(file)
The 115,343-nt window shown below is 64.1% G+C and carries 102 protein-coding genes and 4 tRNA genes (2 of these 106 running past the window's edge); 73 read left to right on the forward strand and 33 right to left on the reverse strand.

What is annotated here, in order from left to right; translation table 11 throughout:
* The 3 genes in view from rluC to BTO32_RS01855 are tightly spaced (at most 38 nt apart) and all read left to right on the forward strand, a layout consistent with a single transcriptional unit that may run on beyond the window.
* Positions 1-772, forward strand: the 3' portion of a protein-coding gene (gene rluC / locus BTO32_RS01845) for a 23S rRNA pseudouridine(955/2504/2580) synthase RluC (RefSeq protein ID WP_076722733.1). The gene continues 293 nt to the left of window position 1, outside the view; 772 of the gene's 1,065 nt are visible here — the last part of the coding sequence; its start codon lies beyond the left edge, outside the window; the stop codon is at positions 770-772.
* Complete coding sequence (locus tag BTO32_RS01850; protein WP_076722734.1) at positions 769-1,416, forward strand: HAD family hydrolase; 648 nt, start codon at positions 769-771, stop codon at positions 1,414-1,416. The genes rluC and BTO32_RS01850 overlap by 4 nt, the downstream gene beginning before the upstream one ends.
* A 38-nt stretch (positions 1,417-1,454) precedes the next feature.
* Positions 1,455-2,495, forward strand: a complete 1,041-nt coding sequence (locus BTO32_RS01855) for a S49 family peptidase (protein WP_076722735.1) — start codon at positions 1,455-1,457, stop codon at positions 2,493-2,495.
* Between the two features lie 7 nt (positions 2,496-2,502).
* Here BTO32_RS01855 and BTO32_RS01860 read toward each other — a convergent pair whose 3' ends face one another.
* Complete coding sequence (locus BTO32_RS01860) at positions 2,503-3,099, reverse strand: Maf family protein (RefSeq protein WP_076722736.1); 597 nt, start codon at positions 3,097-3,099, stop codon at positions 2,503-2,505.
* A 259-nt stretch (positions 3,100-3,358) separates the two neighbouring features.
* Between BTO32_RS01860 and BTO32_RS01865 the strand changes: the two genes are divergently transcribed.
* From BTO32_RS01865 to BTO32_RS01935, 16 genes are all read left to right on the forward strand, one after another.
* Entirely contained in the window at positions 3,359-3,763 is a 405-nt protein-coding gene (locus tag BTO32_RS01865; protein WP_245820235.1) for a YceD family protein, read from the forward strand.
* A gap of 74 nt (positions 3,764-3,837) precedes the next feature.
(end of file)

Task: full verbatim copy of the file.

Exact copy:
The 115,343-nt window shown below is 64.1% G+C and carries 102 protein-coding genes and 4 tRNA genes (2 of these 106 running past the window's edge); 73 read left to right on the forward strand and 33 right to left on the reverse strand.

What is annotated here, in order from left to right; translation table 11 throughout:
* The 3 genes in view from rluC to BTO32_RS01855 are tightly spaced (at most 38 nt apart) and all read left to right on the forward strand, a layout consistent with a single transcriptional unit that may run on beyond the window.
* Positions 1-772, forward strand: the 3' portion of a protein-coding gene (gene rluC / locus BTO32_RS01845) for a 23S rRNA pseudouridine(955/2504/2580) synthase RluC (RefSeq protein ID WP_076722733.1). The gene continues 293 nt to the left of window position 1, outside the view; 772 of the gene's 1,065 nt are visible here — the last part of the coding sequence; its start codon lies beyond the left edge, outside the window; the stop codon is at positions 770-772.
* Complete coding sequence (locus tag BTO32_RS01850; protein WP_076722734.1) at positions 769-1,416, forward strand: HAD family hydrolase; 648 nt, start codon at positions 769-771, stop codon at positions 1,414-1,416. The genes rluC and BTO32_RS01850 overlap by 4 nt, the downstream gene beginning before the upstream one ends.
* A 38-nt stretch (positions 1,417-1,454) precedes the next feature.
* Positions 1,455-2,495, forward strand: a complete 1,041-nt coding sequence (locus BTO32_RS01855) for a S49 family peptidase (protein WP_076722735.1) — start codon at positions 1,455-1,457, stop codon at positions 2,493-2,495.
* Between the two features lie 7 nt (positions 2,496-2,502).
* Here BTO32_RS01855 and BTO32_RS01860 read toward each other — a convergent pair whose 3' ends face one another.
* Complete coding sequence (locus BTO32_RS01860) at positions 2,503-3,099, reverse strand: Maf family protein (RefSeq protein WP_076722736.1); 597 nt, start codon at positions 3,097-3,099, stop codon at positions 2,503-2,505.
* A 259-nt stretch (positions 3,100-3,358) separates the two neighbouring features.
* Between BTO32_RS01860 and BTO32_RS01865 the strand changes: the two genes are divergently transcribed.
* From BTO32_RS01865 to BTO32_RS01935, 16 genes are all read left to right on the forward strand, one after another.
* Entirely contained in the window at positions 3,359-3,763 is a 405-nt protein-coding gene (locus tag BTO32_RS01865; protein WP_245820235.1) for a YceD family protein, read from the forward strand.
* A gap of 74 nt (positions 3,764-3,837) precedes the next feature.